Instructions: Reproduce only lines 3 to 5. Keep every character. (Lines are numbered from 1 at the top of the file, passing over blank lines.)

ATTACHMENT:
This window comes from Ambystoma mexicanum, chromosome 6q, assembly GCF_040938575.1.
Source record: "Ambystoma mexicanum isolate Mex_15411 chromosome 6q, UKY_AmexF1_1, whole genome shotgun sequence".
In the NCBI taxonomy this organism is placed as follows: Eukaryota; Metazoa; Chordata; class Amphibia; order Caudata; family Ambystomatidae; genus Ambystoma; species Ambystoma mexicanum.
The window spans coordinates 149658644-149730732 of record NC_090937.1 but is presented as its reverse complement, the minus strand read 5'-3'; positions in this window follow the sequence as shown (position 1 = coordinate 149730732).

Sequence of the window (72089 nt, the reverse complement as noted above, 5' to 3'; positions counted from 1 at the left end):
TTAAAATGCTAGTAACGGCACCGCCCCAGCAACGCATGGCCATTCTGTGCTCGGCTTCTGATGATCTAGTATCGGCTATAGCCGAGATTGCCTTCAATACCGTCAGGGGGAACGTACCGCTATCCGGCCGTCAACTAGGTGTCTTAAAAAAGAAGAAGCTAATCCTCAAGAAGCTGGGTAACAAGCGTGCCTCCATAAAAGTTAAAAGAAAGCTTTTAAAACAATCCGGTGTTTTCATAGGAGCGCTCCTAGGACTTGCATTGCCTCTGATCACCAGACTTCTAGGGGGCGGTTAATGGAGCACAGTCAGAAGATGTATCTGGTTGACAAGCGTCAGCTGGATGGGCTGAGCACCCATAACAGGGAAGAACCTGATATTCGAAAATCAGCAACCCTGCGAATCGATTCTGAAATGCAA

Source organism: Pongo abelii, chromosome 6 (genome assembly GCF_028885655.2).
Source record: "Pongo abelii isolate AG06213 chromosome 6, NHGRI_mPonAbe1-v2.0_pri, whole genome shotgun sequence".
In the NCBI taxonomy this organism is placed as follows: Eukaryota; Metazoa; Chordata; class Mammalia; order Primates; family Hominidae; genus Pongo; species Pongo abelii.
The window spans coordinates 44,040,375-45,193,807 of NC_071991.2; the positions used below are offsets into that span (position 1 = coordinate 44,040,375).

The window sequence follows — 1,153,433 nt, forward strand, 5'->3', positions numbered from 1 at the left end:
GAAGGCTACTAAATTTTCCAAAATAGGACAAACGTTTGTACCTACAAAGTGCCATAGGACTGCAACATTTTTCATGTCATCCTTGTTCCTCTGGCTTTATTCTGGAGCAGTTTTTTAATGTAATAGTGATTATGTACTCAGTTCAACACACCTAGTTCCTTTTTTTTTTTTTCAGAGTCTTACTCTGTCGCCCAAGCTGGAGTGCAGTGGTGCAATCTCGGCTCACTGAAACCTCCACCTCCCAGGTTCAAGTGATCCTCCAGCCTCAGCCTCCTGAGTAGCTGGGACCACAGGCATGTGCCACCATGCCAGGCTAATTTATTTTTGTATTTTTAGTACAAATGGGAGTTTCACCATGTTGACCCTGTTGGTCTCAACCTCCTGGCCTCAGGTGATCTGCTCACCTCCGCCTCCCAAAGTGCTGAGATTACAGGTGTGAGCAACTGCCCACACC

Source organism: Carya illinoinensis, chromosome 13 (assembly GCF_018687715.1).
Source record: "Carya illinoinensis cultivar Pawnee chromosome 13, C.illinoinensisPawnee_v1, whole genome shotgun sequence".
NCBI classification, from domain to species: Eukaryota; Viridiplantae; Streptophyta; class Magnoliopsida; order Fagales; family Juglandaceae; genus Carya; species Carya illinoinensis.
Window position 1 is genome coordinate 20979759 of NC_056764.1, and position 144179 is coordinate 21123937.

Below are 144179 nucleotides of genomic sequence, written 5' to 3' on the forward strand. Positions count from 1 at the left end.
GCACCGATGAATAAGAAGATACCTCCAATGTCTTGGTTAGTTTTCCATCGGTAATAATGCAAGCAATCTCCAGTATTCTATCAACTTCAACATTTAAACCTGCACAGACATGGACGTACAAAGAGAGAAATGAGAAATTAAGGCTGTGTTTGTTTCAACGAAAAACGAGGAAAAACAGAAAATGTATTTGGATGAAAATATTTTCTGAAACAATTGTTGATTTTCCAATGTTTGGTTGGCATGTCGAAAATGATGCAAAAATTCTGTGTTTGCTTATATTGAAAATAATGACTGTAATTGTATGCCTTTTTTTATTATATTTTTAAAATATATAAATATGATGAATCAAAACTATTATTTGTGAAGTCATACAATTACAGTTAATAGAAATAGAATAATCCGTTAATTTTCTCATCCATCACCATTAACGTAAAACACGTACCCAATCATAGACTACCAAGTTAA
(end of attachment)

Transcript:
In the NCBI taxonomy this organism is placed as follows: Eukaryota; Metazoa; Chordata; class Amphibia; order Caudata; family Ambystomatidae; genus Ambystoma; species Ambystoma mexicanum.
The window spans coordinates 149658644-149730732 of record NC_090937.1 but is presented as its reverse complement, the minus strand read 5'-3'; positions in this window follow the sequence as shown (position 1 = coordinate 149730732).

Sequence of the window (72089 nt, the reverse complement as noted above, 5' to 3'; positions counted from 1 at the left end):